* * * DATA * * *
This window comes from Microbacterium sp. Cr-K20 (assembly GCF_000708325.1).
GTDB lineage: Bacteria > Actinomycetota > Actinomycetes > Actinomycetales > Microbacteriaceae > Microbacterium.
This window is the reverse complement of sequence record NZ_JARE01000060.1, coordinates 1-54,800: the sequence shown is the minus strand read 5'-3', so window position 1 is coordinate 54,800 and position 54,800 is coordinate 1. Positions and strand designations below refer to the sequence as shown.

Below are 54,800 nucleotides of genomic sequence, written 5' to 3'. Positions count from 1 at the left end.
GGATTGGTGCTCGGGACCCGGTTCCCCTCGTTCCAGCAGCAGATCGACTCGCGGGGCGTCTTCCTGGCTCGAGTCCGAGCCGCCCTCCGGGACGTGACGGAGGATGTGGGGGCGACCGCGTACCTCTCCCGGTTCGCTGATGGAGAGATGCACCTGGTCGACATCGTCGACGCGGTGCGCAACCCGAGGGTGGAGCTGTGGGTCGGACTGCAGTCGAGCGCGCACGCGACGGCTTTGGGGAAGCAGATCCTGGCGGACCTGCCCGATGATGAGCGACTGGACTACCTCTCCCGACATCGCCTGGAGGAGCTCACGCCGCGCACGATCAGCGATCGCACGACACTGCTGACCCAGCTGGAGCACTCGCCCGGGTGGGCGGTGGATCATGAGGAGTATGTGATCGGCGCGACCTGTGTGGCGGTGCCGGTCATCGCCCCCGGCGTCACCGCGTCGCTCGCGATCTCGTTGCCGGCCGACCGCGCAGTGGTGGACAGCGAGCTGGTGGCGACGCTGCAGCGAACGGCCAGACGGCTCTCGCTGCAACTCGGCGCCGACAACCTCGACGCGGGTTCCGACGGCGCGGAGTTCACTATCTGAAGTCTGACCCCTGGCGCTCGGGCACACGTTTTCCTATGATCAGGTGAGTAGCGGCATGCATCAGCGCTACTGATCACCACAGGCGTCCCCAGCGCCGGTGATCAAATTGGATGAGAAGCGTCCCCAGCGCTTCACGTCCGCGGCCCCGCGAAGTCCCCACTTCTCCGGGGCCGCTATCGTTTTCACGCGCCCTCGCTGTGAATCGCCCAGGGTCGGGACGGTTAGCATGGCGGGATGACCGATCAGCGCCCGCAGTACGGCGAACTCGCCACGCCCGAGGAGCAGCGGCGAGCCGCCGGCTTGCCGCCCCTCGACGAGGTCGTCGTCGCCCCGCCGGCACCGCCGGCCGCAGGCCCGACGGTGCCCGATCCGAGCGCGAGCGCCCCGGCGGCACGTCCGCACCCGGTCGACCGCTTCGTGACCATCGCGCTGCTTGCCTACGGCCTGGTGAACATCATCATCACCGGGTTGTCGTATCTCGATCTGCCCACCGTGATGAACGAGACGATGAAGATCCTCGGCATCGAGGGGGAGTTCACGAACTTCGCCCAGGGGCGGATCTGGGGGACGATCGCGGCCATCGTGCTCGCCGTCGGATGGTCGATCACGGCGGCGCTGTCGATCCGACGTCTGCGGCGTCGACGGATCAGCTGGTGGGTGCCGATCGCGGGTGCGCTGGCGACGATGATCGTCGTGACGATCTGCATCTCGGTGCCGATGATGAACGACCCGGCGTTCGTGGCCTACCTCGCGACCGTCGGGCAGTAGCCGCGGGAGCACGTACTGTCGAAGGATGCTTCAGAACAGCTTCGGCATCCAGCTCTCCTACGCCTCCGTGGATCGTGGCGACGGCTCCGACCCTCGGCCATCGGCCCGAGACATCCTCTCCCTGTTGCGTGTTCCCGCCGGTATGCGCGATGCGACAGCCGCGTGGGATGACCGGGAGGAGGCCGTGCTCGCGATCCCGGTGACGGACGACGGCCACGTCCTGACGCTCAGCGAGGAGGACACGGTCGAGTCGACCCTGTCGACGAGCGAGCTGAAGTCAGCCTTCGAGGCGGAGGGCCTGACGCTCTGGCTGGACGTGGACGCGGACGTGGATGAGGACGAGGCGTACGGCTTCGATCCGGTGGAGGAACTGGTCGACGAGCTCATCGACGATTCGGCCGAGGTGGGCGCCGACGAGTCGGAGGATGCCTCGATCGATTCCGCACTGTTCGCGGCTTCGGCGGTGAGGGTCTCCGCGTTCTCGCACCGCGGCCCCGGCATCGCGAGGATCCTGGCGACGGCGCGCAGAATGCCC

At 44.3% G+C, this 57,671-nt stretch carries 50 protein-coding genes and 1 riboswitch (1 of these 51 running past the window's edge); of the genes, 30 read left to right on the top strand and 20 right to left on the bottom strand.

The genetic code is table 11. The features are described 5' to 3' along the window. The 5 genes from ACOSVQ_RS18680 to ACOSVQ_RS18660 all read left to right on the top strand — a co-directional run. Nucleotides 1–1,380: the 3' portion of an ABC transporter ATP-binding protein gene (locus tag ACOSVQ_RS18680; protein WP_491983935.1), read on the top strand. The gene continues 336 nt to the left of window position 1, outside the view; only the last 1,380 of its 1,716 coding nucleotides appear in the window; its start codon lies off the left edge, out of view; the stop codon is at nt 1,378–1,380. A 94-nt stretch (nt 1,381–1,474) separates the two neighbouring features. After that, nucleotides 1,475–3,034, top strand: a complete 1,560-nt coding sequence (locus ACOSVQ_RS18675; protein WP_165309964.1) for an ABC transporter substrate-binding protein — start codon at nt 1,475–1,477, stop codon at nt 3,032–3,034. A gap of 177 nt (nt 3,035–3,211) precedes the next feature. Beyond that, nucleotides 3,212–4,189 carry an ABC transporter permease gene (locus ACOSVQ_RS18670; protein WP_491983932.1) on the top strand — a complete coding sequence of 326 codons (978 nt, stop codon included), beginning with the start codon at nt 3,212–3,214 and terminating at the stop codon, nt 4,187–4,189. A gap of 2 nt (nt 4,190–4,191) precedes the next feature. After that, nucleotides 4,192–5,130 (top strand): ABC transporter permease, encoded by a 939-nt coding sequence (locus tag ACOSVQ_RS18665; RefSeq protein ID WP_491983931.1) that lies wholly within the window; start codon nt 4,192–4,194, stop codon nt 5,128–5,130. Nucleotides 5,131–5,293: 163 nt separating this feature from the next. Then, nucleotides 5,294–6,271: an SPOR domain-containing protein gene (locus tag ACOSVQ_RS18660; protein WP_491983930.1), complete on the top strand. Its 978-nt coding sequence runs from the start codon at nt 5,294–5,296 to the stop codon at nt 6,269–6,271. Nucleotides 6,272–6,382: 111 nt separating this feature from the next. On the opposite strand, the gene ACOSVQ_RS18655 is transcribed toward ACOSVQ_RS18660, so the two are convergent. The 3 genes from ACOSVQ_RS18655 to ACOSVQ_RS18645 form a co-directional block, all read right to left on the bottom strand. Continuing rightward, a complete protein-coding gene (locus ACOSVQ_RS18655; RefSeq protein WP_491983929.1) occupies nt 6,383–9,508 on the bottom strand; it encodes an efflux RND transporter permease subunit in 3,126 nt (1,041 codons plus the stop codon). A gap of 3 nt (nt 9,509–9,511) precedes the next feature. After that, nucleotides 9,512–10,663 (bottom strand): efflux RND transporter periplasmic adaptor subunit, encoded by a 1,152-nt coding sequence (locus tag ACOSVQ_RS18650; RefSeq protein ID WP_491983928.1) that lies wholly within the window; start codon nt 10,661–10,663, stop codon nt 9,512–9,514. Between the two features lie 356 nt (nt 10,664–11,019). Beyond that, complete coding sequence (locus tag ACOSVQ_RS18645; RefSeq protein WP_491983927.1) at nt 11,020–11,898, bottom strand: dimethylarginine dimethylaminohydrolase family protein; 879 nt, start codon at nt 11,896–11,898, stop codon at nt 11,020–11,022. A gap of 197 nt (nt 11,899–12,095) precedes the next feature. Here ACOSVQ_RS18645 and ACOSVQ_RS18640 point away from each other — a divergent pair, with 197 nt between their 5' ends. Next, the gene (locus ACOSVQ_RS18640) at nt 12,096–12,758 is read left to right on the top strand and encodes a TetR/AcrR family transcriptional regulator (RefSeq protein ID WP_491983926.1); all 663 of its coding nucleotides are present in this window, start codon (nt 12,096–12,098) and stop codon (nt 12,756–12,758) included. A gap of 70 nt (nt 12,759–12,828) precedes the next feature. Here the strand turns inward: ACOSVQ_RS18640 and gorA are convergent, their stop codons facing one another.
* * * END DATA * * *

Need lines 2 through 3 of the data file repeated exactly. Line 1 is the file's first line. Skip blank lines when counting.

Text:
GTDB lineage: Bacteria > Actinomycetota > Actinomycetes > Actinomycetales > Microbacteriaceae > Microbacterium.
This window is the reverse complement of sequence record NZ_JARE01000060.1, coordinates 1-54,800: the sequence shown is the minus strand read 5'-3', so window position 1 is coordinate 54,800 and position 54,800 is coordinate 1. Positions and strand designations below refer to the sequence as shown.